A Rather Twisty Competition

I walked through the double doors of a rather small multipurpose building on an unusually tranquil Saturday morning, greeted by the adroit movements of people solving their Rubik’s cubes, working tirelessly to achieve their personal best times. The event took place at the Moose Family Center Lodge, in Sunnyvale CA. Around me were various moose related items, such as numerous pictures of mooses, as well as moose cut outs scattered across the dull, white walls. The building also included a large stage located towards the back of the hall. The distinctive clicking sound of puzzles twisting and turning around me was sure to capture my interest. There were at least 50 people at the venue, either practicing their puzzles or competing. I began practicing the 3x3 Rubik’s Cube, my specialty, in preparation for the massive competition, even though I had spent countless hours practicing beforehand. A typical speed cubing competition consists of 5 different solves, each with an inspection period of 15 seconds in order to plan the moves you will execute to solve the puzzle. There are breaks in between each solve, where you move away from the table so the cube can be scrambled again. As my name was about to be called, the butterflies in my stomach soon turned into pigeons flying around. My mind flooded with thoughts, such as “Will I get a good time?” and “I hope my puzzle does not shatter as I am solving it.”


Before I knew it, my name was called and my parents wished me good luck. I slowly walked towards a table with my name on it. In front of me was a finger timer, which activates upon the competitor placing both his palms on either side of the timer. Additionally, there was a scrambled puzzle placed in a miniature cardboard box, so that competitors did not get to inspect their puzzles beforehand. I sat down, and an adult sitting beside me began describing the rules of the competition. He explained that he would take the scrambled cube out of the cardboard box, after which I would be given 15 seconds to inspect the cube. After my inspection time would be up, I would place both my palms on either side of the timer, waiting for a green light to show. This green light would activate the timer upon the release of both my palms. Once this occurred, I would proceed to solve my Rubik’s Cube. Following the explanation of the rules, I began competing. I began solving the puzzle; however, I was stopped as I forgot to activate the timer. I stood up and walked away from the table with tears welling up in my eyes, disappointed that I had made such a careless mistake. My parents encouraged me and told me not to lose hope, and mentioned that they were sure I would perform much better in the upcoming 4 solves. This really helped boost my confidence levels and off I was, ready to tackle the next solve!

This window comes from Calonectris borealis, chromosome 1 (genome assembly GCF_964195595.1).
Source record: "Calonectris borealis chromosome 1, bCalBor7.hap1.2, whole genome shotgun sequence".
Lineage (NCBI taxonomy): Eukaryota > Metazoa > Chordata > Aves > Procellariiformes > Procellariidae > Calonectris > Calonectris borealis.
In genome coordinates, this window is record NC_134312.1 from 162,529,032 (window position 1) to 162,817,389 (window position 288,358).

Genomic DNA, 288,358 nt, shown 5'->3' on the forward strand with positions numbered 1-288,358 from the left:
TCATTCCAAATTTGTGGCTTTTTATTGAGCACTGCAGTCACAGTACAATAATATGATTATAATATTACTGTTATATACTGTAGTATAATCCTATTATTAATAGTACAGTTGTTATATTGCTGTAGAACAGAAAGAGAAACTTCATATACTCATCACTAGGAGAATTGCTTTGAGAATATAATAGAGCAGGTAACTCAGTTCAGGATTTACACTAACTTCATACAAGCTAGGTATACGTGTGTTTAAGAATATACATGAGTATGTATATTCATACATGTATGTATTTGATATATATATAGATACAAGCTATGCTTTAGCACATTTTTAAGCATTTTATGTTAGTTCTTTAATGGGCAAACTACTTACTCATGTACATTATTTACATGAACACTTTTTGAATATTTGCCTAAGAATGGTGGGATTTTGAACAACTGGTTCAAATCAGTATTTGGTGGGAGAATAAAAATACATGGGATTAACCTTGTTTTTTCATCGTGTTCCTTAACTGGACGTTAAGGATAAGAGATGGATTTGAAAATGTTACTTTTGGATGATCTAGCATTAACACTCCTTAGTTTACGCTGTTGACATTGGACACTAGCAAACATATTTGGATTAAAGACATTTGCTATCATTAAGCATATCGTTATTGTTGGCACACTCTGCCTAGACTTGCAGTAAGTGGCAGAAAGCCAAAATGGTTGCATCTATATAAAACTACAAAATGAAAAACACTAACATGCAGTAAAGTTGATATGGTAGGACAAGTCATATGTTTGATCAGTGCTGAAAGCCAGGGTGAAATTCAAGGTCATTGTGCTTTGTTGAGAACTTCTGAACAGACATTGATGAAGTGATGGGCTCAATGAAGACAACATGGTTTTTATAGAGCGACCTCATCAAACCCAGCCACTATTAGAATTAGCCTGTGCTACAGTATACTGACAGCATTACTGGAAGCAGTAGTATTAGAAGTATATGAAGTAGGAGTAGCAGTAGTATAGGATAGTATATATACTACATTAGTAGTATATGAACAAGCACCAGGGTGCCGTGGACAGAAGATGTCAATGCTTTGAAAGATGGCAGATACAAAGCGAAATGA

I walked back to the rectangular wooden table, sat down, and began carefully inspecting the puzzle. Once my allotted inspection time was complete, I activated the timer and began to ferociously solve the cube, anticipating an excellent time. As I neared completion of the puzzle, however, my hands and fingers trembled and my body crippled with anxiety, as I was scared that I would flip a corner or otherwise screw up the puzzle. I prayed that my puzzle would not shatter into a million pieces before my eyes. I soon made the last move to solve the Rubik’s Cube, threw the puzzle on the table, and briskly slapped the timer, stopping it. My heart was pounding so hard that it felt like it was ready to jump out of my body at any time. I quickly glanced at the timer in front of me, which displayed a time of 59 seconds, just a second short of a minute. I was glad that I was able to successfully solve the Rubik’s cube without making any careless mistakes and was especially happy that I actually activated the timer! Although I did not meet my goal of 50 seconds, I remained confident as I had three more chances to redeem myself and achieve the personal best time I had been aiming for. I solved the Rubik’s Cube 3 final times, each solve with a time of 57 seconds, 1 minute and 9 seconds, and 56 seconds.


The competition, unfortunately, was over, and I was not able to achieve my goal of 50 seconds. I knew that I tried my hardest, and the experience of the competition is what really mattered to me. As I walked out of the double doors of the building, however, I felt a sense of pride and immense gratification, knowing I had accomplished something extraordinary that not many can undertake in a single lifetime.






Post a Comment

Be the first to comment on this article!

bRealTime banner ad on the left side
Site Feedback